Ryan Gosling walks away from a fiery crash in "First Man."

I always respect directors who try to prove that they can do more than one thing, so as much as I’d like another musical from Damien Chazelle, I appreciate him following up La La Land with First Man, an account of Neil Armstrong’s journey from the Earth to the Moon. It turns out there’s a great deal more to appreciate about this film than just Chazelle’s versatility, as this historical drama falls shy of greatness but remains terribly impressive.

While Armstrong’s feat has long been a part of American mythology, it’s rather striking how little we got to know the man who did it. In the flush of the Moon landing, Armstrong could have run for public office like John Glenn did, or enjoyed any type of celebrity that the 1970s had to offer. Instead, he chose to live quietly with his wife and sons.

In the rendering of Josh Singer’s script based on James R. Hansen’s book, Neil (Ryan Gosling) is a tormented loner who shuts down emotionally after the death of his 2-year-old daughter due to complications from cancer. He throws himself into his work to numb the pain, rudely brushing off fellow astronaut Ed White (Jason Clarke) when he tries to draw him out on the subject years later. When Neil’s informed that he’s been picked to lead the lunar landing mission, his response is a curt, “Okay.” He does everything possible to avoid his sons before he leaves for the Apollo 11 mission, and when his wife Janet (Claire Foy) forces him to sit down with them, he talks to the boys like he’s fielding questions from reporters at a press conference.


Whereas Hansen’s exhaustively researched book sometimes comes up short on drama, this movie is fortunate to have a filmmaker who can dazzle as well as anyone. Chazelle and cinematographer Linus Sandgren capture the tactile shakiness of early space travel, while the sound team captures every creak of the metal ships as they fly through space. (If you suffer from motion sickness, don’t watch this film on an IMAX screen.) A bravura sequence during a test flight is shot from Neil’s point of view as he has to punch out from a malfunctioning lunar lander prototype and watches the vehicle crash to Earth in a fireball while he parachutes to the ground. Chazelle finds poetry in the little details like condensation freezing on the window of the Apollo 11 rocket, or the astronauts’ view from inside that’s limited by a small triangular window. There’s a great hushed moment when the astronauts reach the Moon and look up to see the lunar surface come into view. The Gemini 8 mission, when Neil and pilot Dave Scott (Christopher Abbott) find themselves hurtling end over end toward the Earth’s atmosphere, is captured in its sickening danger. The disaster that struck the Apollo 1 mission that killed three astronauts is depicted with appropriate brutality, as we see the outside of the hatch suddenly clank with the force of the explosion, followed by a thin wisp of smoke emerging from the crack in the door.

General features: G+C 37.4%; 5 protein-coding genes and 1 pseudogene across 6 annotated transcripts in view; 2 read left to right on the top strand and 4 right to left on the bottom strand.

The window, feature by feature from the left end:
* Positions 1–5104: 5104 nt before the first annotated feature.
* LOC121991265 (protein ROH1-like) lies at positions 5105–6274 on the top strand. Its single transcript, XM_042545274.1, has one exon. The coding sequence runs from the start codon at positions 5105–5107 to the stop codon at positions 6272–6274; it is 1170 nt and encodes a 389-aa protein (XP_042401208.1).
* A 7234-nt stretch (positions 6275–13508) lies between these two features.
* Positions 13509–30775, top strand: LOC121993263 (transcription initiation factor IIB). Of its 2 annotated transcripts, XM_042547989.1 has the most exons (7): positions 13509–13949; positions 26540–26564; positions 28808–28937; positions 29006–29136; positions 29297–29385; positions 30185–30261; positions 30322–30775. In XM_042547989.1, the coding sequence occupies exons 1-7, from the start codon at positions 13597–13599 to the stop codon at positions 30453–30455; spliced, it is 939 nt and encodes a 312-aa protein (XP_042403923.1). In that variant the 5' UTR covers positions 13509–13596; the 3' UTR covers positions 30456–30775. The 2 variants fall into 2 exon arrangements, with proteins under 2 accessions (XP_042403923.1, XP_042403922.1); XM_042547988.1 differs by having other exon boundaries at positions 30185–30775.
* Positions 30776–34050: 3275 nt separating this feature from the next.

For the first two hours of this 139-minute epic, I was all ready to say how this impeccably crafted movie nevertheless left me cold, never going beyond Neil’s pilot’s cool (and also reducing Janet to yet another thankless suffering wife role). What changed my mind was a tiny and quietly moving moment after Neil sets foot on the surface of the Moon and makes a private gesture with his family in mind. This is a bit of poetic license that does not figure in Hansen’s book, though considering Armstrong’s reserved temperament, it’s just plausible that he could have done something like that on the Moon without telling anyone. After the exuberance and bold colors of La La Land and Whiplash, Chazelle turns out to have the capacity for restraint, too. What can’t he do?

The movie does acknowledge the protests and dissatisfaction in the wider culture towards the Moon voyage, and Fort Worth’s own Leon Bridges turns up in the film, portraying activist poet Gil Scott-Heron and reciting “Whitey on the Moon.” I can’t help but reflect that now we have no manned space exploration program, and socioeconomic inequality is worse than ever, so what have we really gained? As little as First Man seems to share with Chazelle’s previous film, the director is oddly like his romantic protagonists from La La Land, dancing in that planetarium in L.A. He wants to touch the stars, and he’s talented enough to make us feel like we’re touching them.

First Man

Starring Ryan Gosling and Claire Foy. Directed by Damien Chazelle. Written by Josh Singer, based on James R. Hansen’s book. Rated PG-13.